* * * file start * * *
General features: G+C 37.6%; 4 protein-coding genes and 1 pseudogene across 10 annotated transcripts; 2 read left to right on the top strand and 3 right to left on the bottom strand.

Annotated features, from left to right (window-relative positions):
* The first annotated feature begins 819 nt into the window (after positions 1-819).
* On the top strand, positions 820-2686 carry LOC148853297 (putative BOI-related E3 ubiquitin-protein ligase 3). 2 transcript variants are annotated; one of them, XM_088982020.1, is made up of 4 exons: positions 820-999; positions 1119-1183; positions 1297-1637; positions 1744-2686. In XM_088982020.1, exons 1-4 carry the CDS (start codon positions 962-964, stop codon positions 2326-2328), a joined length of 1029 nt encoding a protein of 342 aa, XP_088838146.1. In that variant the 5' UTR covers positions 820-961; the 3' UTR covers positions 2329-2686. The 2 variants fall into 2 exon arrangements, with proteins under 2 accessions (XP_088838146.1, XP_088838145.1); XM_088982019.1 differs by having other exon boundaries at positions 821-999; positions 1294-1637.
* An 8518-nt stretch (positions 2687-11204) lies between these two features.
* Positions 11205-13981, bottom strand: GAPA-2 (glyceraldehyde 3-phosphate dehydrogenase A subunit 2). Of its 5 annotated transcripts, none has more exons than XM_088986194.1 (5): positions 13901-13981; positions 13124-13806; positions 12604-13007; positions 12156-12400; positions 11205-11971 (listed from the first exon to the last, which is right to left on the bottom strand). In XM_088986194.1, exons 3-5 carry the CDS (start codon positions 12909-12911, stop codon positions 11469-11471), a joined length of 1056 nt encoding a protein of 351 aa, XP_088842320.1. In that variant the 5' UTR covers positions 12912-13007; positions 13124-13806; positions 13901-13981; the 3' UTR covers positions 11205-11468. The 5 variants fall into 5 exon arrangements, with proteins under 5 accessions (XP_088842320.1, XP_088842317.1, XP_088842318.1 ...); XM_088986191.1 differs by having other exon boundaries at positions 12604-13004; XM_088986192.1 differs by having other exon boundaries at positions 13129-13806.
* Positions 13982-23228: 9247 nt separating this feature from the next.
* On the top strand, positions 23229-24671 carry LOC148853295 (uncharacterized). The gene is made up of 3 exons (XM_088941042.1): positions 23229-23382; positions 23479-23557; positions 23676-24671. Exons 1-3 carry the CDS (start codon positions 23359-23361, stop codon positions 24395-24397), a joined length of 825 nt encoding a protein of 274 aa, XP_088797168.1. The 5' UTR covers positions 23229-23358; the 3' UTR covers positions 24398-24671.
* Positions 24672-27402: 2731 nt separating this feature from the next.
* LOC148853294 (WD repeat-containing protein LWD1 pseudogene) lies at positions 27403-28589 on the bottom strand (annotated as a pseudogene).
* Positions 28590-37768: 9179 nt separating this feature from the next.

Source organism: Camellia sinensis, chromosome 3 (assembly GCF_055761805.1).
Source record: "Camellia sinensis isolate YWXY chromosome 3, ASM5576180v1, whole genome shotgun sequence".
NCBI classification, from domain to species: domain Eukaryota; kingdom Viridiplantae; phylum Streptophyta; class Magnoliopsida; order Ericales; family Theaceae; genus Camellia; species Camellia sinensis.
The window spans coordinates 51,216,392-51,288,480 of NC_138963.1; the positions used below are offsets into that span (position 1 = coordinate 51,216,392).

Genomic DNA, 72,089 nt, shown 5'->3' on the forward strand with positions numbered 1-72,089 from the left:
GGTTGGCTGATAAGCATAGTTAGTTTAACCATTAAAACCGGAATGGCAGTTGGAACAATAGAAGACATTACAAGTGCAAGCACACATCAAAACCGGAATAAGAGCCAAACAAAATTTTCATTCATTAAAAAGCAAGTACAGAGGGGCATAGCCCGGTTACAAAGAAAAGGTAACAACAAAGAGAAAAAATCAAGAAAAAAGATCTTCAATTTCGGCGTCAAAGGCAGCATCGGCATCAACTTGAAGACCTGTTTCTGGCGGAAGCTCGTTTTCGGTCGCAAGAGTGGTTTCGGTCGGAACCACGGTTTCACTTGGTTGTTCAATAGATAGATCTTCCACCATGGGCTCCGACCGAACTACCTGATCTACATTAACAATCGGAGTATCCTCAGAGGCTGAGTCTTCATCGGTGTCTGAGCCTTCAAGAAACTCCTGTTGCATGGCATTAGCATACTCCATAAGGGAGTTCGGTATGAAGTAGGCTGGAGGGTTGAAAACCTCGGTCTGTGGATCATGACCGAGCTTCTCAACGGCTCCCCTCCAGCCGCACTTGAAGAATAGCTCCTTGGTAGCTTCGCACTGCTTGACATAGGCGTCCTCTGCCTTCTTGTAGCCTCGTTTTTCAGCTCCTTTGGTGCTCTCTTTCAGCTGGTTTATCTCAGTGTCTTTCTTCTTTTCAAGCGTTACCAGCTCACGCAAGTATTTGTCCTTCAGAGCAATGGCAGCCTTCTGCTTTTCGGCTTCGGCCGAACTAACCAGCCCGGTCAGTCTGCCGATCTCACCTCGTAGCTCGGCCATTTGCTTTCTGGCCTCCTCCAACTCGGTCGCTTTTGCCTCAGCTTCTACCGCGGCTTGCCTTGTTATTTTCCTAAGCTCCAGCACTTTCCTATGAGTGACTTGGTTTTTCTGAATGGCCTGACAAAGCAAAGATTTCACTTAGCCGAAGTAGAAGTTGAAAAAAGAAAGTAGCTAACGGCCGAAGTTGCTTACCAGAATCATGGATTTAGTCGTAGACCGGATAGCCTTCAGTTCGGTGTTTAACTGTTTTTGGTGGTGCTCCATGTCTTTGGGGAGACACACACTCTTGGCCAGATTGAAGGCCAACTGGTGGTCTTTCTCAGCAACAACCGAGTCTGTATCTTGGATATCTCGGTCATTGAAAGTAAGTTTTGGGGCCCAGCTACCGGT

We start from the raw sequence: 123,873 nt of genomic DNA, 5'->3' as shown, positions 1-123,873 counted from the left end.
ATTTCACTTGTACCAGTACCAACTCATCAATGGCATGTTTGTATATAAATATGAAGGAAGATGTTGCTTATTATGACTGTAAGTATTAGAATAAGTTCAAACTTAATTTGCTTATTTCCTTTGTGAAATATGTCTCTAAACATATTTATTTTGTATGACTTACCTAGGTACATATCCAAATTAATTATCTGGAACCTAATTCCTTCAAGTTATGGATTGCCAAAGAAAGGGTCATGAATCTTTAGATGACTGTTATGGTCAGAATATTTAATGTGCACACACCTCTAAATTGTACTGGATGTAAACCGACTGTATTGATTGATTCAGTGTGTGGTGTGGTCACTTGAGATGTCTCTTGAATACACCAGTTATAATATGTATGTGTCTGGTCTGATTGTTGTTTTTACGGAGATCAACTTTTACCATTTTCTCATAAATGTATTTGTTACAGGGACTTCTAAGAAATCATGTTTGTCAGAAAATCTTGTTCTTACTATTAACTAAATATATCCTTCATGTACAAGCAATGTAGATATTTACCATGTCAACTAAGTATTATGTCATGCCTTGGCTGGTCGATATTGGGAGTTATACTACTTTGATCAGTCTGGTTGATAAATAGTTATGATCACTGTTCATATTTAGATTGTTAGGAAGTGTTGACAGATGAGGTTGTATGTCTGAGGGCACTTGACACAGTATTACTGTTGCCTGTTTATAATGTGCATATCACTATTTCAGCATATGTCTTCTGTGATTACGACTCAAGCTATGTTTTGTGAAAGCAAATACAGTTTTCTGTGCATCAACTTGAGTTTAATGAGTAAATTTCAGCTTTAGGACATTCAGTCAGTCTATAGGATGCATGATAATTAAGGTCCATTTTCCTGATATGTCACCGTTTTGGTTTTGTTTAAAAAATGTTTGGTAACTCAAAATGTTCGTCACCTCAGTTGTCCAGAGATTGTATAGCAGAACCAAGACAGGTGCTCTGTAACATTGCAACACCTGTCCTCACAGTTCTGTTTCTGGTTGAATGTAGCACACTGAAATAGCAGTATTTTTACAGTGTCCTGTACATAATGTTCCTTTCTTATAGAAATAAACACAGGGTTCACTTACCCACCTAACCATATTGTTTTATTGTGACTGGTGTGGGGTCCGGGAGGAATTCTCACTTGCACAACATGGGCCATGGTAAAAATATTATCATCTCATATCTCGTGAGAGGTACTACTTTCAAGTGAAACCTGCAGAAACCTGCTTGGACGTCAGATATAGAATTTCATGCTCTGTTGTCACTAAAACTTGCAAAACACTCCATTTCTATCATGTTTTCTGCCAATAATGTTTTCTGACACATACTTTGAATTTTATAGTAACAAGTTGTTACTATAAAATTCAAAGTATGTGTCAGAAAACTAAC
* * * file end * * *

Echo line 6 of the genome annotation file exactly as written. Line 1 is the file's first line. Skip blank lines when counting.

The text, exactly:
* Positions 11205-13981, bottom strand: GAPA-2 (glyceraldehyde 3-phosphate dehydrogenase A subunit 2). Of its 5 annotated transcripts, none has more exons than XM_088986194.1 (5): positions 13901-13981; positions 13124-13806; positions 12604-13007; positions 12156-12400; positions 11205-11971 (listed from the first exon to the last, which is right to left on the bottom strand). In XM_088986194.1, exons 3-5 carry the CDS (start codon positions 12909-12911, stop codon positions 11469-11471), a joined length of 1056 nt encoding a protein of 351 aa, XP_088842320.1. In that variant the 5' UTR covers positions 12912-13007; positions 13124-13806; positions 13901-13981; the 3' UTR covers positions 11205-11468. The 5 variants fall into 5 exon arrangements, with proteins under 5 accessions (XP_088842320.1, XP_088842317.1, XP_088842318.1 ...); XM_088986191.1 differs by having other exon boundaries at positions 12604-13004; XM_088986192.1 differs by having other exon boundaries at positions 13129-13806.